According to a leading western expert on the Russian scrap sector, “one thing is clear. Russia is not collecting enough scrap (or producing enough scrap substitutes) in the right geographical regions to support all the new domestic EAFs; the increased scrap demands presented by Russia’s integrated steel groups; and the demands of the regional export markets which Russia has supplied until now.”
What happens in a market when volumes are falling, prices are falling, export markets are contracting, domestic markets are more competitive, and payback on investment requires more than 24 to 36 months to return? The answer is usually consolidation by the more powerful players of the weaker ones.

In this scheme of things, discovering where the real power lies in the sector depends on data about volumes of scrap, sales revenues, and ownership of company names. Historically, Russia’s ferrous scrap industry has been one of the most competitive, and also one of the most secretive, least transparent segments of the steel sector. From the prospectuses and corporate reports of the listed steelmaking companies, it is possible to gauge that they have gradually consolidated control of their scrap supplies, increasing the proportion they sourced from themselves from about 30% in the year 2000 to almost 70% today. But when the CRU consultancy in London was asked what that proportion is, Popov replied: “we don’t have the data on the scrap collectors in Russia and therefore I’m not really in the position to make a guess, not even an educated one because I really don’t know the scrap collection by company.”

YakuninWhen RZhD is asked to estimate the volume of the scrap it sells each year – so that its share of the Russian scrap market can be figured out – RZhD refuses to say. It also is impossible to identify the names of the RZhD subsidiaries which conduct this business, let alone the names of the managers in charge. This is a state company, bear in mind, run by Vladimir Yakunin (right). Long before the US sanctioned him for his patriotism, domestic investigation of Yakunin suggested that there was something er, bent about the railways’ accounting. For the Yakunin archive, click.

Apart from RZhD, none of the independent scrap processors, exporters, or traders appears to hold a market share of more than 5 percent. None appears financially, logistically, or managerially strong enough to absorb competitors, at least at the national level. A decade ago, the top-10 scrap names were:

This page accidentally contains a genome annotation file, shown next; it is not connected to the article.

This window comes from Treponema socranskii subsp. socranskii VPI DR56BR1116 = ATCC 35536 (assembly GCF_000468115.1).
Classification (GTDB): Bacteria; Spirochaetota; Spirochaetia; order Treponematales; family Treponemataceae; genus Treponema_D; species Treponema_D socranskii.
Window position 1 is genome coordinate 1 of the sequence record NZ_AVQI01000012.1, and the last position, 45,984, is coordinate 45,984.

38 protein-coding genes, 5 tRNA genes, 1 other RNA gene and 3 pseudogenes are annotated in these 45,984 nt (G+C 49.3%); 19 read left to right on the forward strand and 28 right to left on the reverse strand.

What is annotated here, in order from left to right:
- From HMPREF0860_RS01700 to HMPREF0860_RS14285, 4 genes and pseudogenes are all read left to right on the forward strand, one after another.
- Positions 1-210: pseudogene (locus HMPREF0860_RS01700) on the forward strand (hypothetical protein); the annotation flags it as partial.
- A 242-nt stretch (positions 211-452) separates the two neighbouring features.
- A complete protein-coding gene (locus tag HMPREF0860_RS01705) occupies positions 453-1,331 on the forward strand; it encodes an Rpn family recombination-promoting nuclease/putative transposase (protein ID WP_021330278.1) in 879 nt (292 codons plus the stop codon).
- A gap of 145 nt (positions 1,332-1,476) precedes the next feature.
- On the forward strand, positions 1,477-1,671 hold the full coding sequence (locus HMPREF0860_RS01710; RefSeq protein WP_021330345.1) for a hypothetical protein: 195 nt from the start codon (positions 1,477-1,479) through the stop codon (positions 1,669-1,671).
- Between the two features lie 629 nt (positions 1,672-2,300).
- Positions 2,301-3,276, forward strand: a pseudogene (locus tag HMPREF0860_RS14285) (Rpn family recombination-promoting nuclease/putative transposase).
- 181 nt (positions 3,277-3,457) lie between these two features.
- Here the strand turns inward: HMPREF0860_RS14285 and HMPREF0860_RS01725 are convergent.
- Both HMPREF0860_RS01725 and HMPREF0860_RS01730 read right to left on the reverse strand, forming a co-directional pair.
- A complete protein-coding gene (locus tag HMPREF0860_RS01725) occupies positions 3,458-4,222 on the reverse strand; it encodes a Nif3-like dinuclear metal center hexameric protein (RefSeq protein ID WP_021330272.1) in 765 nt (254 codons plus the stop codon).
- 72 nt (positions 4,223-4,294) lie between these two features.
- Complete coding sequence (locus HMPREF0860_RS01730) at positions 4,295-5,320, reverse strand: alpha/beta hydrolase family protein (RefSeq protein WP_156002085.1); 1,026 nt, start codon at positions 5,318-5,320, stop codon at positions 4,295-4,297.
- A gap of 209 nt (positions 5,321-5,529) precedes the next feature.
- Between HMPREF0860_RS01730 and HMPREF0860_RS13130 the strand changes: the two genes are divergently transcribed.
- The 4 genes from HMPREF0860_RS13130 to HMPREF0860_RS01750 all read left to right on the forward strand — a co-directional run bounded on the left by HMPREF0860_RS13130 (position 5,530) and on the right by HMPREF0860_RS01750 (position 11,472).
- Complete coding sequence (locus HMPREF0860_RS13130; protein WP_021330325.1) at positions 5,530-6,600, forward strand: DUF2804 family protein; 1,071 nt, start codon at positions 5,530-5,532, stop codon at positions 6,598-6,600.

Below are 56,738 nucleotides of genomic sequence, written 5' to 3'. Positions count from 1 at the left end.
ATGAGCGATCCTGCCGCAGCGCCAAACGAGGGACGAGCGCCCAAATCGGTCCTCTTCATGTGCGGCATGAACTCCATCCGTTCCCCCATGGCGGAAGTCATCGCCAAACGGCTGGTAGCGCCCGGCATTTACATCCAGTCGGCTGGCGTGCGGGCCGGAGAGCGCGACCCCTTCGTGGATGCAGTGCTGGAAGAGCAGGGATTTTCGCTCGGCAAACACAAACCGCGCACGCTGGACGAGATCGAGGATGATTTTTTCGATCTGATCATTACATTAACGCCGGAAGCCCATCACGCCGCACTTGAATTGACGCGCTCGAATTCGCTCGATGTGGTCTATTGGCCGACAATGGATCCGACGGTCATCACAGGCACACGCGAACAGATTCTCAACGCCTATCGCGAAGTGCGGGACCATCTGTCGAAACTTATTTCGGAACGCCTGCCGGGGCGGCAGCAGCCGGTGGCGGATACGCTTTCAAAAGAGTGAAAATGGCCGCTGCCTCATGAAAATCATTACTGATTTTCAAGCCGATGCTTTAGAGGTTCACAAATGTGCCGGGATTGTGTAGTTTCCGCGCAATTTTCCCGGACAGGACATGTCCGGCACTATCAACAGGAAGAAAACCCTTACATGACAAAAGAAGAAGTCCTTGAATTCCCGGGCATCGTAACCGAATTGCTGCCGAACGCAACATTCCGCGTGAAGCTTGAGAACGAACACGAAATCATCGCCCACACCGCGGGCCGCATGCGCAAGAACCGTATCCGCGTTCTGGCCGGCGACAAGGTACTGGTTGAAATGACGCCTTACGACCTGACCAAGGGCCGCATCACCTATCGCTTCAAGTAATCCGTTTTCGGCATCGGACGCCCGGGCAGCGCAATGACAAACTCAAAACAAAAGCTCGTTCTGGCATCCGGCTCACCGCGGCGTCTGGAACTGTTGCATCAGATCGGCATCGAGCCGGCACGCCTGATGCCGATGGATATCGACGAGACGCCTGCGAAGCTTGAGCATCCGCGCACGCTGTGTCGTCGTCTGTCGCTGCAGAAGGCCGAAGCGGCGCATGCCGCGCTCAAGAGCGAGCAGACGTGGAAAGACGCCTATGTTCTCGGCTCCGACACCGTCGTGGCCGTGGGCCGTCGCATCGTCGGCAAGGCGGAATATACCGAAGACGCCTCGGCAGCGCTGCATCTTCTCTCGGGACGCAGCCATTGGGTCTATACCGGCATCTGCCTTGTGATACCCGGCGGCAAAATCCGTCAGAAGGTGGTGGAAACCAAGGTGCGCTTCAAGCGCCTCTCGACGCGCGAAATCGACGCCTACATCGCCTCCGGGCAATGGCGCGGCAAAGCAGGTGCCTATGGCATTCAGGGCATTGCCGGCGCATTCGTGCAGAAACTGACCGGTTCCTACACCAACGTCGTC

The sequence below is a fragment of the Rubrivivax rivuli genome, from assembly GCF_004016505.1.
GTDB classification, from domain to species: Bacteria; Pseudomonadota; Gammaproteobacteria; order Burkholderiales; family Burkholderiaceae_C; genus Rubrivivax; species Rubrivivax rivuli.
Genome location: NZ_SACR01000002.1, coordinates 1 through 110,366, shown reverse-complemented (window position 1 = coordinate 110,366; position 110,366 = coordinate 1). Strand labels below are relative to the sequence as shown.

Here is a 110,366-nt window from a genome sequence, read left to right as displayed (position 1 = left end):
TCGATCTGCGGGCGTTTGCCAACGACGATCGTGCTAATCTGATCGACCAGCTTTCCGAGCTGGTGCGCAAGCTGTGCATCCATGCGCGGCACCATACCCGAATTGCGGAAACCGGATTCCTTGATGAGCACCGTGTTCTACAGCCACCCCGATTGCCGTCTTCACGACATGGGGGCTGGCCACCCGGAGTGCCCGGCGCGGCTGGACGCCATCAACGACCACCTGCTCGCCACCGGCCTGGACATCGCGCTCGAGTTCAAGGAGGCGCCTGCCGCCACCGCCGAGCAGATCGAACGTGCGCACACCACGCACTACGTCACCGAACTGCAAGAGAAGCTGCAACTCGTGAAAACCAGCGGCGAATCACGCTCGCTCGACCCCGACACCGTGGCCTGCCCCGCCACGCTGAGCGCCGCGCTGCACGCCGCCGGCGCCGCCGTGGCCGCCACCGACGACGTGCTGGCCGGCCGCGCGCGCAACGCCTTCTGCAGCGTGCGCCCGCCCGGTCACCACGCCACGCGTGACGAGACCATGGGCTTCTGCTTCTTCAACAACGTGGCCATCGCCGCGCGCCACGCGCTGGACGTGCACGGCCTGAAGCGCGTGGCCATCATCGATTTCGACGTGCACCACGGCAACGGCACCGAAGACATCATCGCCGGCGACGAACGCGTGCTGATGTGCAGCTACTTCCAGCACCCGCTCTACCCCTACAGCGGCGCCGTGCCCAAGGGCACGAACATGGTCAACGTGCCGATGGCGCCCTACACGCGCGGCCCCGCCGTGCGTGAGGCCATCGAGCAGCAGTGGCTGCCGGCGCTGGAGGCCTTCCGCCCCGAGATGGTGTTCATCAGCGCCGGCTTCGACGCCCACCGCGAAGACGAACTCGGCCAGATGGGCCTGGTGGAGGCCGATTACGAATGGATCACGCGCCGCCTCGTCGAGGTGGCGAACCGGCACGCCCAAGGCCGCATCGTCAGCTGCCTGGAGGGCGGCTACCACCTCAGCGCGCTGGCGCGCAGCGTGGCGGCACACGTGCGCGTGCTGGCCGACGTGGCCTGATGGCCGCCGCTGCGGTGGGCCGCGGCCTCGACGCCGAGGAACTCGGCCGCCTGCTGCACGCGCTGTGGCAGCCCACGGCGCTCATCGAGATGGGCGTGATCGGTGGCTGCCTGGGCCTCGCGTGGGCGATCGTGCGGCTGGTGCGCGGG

A year later, in 2006, sector sources claimed that MAIR and Maxi were in the top-5, along with Vtorchermet, Uraltvorchermet, and Meta of the Chelpipe group. Today the big steel and pipemakers have absorbed these names; those which remain are confined to regional catchment areas with an overall market share of 2% or less. Together, Ruslom.com and other industry experts believe they generate annual revenues of more than $900 million in export sales alone; the latter comprise about 10% of total Russian scrap sales by tonnage. There is no reliable estimate for the revenues of the domestic scrap market.

Istok Corporation has published its top-10 of domestic scrap suppliers for the three quarters of last year, but tonnage and market share are missing:

Source: https://twitter.com/ruslom

Who then are the top-5 independent scrap producers and traders in Russia with a chance of surviving? Popov of CRU says he doesn’t know. “At the moment it is hard to analyse these data,” Ruslom.com acknowledges. “The large companies work through operating companies which often change their names because of taxes.” In practice, the experts concede they don’t know the names of the companies which operate in the sector; the magnitude of their capacities, production, sales, or exports; the market shares of the main players; the proportion of the market controlled by the oligarch-owned steel groups, by the independents, or finally, by RZhD. Flying by night, tottering in the dark.